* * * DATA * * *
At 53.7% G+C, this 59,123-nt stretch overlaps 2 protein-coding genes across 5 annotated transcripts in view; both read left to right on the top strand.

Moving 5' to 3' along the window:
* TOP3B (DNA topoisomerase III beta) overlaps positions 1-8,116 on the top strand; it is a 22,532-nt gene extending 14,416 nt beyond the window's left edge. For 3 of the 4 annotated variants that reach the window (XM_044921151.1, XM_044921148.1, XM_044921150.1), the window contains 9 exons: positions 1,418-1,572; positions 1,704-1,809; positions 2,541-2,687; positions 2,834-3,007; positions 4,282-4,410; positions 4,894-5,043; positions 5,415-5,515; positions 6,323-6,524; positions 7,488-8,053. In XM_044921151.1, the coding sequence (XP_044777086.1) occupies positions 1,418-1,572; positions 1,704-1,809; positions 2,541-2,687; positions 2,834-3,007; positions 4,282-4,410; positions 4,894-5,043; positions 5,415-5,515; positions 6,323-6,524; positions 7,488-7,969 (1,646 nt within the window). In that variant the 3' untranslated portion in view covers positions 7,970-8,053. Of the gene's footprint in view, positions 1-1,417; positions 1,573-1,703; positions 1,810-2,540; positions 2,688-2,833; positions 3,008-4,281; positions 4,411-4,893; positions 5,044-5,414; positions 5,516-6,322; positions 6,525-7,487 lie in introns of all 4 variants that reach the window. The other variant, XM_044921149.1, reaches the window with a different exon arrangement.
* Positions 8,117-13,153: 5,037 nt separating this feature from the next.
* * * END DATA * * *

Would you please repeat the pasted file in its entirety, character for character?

At 53.7% G+C, this 59,123-nt stretch overlaps 2 protein-coding genes across 5 annotated transcripts in view; both read left to right on the top strand.

Moving 5' to 3' along the window:
* TOP3B (DNA topoisomerase III beta) overlaps positions 1-8,116 on the top strand; it is a 22,532-nt gene extending 14,416 nt beyond the window's left edge. For 3 of the 4 annotated variants that reach the window (XM_044921151.1, XM_044921148.1, XM_044921150.1), the window contains 9 exons: positions 1,418-1,572; positions 1,704-1,809; positions 2,541-2,687; positions 2,834-3,007; positions 4,282-4,410; positions 4,894-5,043; positions 5,415-5,515; positions 6,323-6,524; positions 7,488-8,053. In XM_044921151.1, the coding sequence (XP_044777086.1) occupies positions 1,418-1,572; positions 1,704-1,809; positions 2,541-2,687; positions 2,834-3,007; positions 4,282-4,410; positions 4,894-5,043; positions 5,415-5,515; positions 6,323-6,524; positions 7,488-7,969 (1,646 nt within the window). In that variant the 3' untranslated portion in view covers positions 7,970-8,053. Of the gene's footprint in view, positions 1-1,417; positions 1,573-1,703; positions 1,810-2,540; positions 2,688-2,833; positions 3,008-4,281; positions 4,411-4,893; positions 5,044-5,414; positions 5,516-6,322; positions 6,525-7,487 lie in introns of all 4 variants that reach the window. The other variant, XM_044921149.1, reaches the window with a different exon arrangement.
* Positions 8,117-13,153: 5,037 nt separating this feature from the next.